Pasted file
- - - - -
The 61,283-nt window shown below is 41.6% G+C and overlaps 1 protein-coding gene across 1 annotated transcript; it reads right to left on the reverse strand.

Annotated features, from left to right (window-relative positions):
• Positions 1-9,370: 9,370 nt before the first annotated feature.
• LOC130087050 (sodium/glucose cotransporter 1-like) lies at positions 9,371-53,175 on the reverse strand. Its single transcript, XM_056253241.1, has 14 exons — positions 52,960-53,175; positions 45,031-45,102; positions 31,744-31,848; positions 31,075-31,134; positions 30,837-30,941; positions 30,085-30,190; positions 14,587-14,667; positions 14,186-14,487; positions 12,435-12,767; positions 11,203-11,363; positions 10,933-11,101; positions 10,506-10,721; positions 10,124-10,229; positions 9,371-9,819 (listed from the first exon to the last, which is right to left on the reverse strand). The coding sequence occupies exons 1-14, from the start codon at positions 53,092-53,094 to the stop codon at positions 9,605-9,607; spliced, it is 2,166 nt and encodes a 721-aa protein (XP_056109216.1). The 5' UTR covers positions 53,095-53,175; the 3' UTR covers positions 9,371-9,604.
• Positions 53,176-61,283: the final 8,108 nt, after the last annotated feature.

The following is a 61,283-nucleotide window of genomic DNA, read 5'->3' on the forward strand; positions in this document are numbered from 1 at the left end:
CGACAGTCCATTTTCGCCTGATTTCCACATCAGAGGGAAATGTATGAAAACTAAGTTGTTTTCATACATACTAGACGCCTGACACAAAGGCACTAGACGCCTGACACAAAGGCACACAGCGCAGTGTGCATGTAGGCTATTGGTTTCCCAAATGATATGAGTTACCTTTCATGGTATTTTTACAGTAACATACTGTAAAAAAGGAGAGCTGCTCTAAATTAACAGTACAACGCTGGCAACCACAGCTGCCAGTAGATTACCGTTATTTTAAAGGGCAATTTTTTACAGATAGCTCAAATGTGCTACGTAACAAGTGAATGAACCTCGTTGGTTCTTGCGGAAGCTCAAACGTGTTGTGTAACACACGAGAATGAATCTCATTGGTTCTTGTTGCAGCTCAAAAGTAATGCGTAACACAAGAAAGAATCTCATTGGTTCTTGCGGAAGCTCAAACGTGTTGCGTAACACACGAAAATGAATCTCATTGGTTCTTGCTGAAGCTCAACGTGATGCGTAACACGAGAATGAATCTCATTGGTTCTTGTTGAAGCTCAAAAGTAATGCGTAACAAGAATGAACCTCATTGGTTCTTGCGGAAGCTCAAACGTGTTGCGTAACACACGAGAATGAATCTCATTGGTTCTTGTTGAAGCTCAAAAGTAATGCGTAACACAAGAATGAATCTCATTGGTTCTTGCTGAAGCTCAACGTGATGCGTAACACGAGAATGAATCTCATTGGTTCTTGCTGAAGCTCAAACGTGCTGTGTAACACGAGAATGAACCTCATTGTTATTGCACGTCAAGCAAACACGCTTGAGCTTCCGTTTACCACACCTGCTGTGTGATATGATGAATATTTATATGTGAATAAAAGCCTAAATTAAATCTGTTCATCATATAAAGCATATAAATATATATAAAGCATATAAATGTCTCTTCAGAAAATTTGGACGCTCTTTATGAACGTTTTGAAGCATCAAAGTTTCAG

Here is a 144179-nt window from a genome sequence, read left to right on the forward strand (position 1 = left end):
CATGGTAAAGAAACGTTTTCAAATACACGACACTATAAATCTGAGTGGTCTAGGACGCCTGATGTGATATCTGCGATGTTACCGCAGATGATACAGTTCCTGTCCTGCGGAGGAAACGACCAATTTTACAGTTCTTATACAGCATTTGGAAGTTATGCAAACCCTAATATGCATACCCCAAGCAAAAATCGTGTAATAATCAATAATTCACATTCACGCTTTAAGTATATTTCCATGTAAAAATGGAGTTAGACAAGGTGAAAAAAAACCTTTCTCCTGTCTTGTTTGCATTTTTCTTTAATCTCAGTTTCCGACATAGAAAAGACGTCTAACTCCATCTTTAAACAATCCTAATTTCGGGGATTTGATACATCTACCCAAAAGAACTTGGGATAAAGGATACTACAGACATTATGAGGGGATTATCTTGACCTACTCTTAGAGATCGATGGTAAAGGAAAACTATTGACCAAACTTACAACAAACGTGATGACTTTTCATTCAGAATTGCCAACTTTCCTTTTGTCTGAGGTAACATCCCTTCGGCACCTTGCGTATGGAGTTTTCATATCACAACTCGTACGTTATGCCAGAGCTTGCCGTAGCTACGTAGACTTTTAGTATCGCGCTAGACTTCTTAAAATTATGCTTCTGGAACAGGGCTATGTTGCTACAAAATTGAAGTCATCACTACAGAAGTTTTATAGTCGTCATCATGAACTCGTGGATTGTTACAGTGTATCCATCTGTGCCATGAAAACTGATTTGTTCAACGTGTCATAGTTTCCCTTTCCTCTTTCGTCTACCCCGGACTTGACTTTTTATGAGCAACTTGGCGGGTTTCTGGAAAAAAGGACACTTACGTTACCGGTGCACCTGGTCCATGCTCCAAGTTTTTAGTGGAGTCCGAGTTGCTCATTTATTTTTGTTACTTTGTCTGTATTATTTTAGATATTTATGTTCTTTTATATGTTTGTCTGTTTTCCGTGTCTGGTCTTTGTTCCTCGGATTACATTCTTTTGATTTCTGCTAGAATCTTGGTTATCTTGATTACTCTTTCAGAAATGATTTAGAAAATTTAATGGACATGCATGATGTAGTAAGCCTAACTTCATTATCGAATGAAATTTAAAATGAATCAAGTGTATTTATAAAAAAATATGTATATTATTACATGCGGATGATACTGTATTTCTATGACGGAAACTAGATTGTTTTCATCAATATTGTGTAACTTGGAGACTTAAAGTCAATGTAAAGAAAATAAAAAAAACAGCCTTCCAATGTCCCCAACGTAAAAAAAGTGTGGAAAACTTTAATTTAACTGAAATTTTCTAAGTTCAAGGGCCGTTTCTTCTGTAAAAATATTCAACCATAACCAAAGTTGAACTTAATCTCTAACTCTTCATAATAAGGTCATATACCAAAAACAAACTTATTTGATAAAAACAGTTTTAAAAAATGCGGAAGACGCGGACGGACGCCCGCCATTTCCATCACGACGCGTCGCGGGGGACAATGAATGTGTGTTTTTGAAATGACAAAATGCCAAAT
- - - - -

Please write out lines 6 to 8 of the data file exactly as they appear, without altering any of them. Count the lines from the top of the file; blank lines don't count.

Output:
The following is a 61,283-nucleotide window of genomic DNA, read 5'->3' on the forward strand; positions in this document are numbered from 1 at the left end:
CGACAGTCCATTTTCGCCTGATTTCCACATCAGAGGGAAATGTATGAAAACTAAGTTGTTTTCATACATACTAGACGCCTGACACAAAGGCACTAGACGCCTGACACAAAGGCACACAGCGCAGTGTGCATGTAGGCTATTGGTTTCCCAAATGATATGAGTTACCTTTCATGGTATTTTTACAGTAACATACTGTAAAAAAGGAGAGCTGCTCTAAATTAACAGTACAACGCTGGCAACCACAGCTGCCAGTAGATTACCGTTATTTTAAAGGGCAATTTTTTACAGATAGCTCAAATGTGCTACGTAACAAGTGAATGAACCTCGTTGGTTCTTGCGGAAGCTCAAACGTGTTGTGTAACACACGAGAATGAATCTCATTGGTTCTTGTTGCAGCTCAAAAGTAATGCGTAACACAAGAAAGAATCTCATTGGTTCTTGCGGAAGCTCAAACGTGTTGCGTAACACACGAAAATGAATCTCATTGGTTCTTGCTGAAGCTCAACGTGATGCGTAACACGAGAATGAATCTCATTGGTTCTTGTTGAAGCTCAAAAGTAATGCGTAACAAGAATGAACCTCATTGGTTCTTGCGGAAGCTCAAACGTGTTGCGTAACACACGAGAATGAATCTCATTGGTTCTTGTTGAAGCTCAAAAGTAATGCGTAACACAAGAATGAATCTCATTGGTTCTTGCTGAAGCTCAACGTGATGCGTAACACGAGAATGAATCTCATTGGTTCTTGCTGAAGCTCAAACGTGCTGTGTAACACGAGAATGAACCTCATTGTTATTGCACGTCAAGCAAACACGCTTGAGCTTCCGTTTACCACACCTGCTGTGTGATATGATGAATATTTATATGTGAATAAAAGCCTAAATTAAATCTGTTCATCATATAAAGCATATAAATATATATAAAGCATATAAATGTCTCTTCAGAAAATTTGGACGCTCTTTATGAACGTTTTGAAGCATCAAAGTTTCAG

Here is a 144179-nt window from a genome sequence, read left to right on the forward strand (position 1 = left end):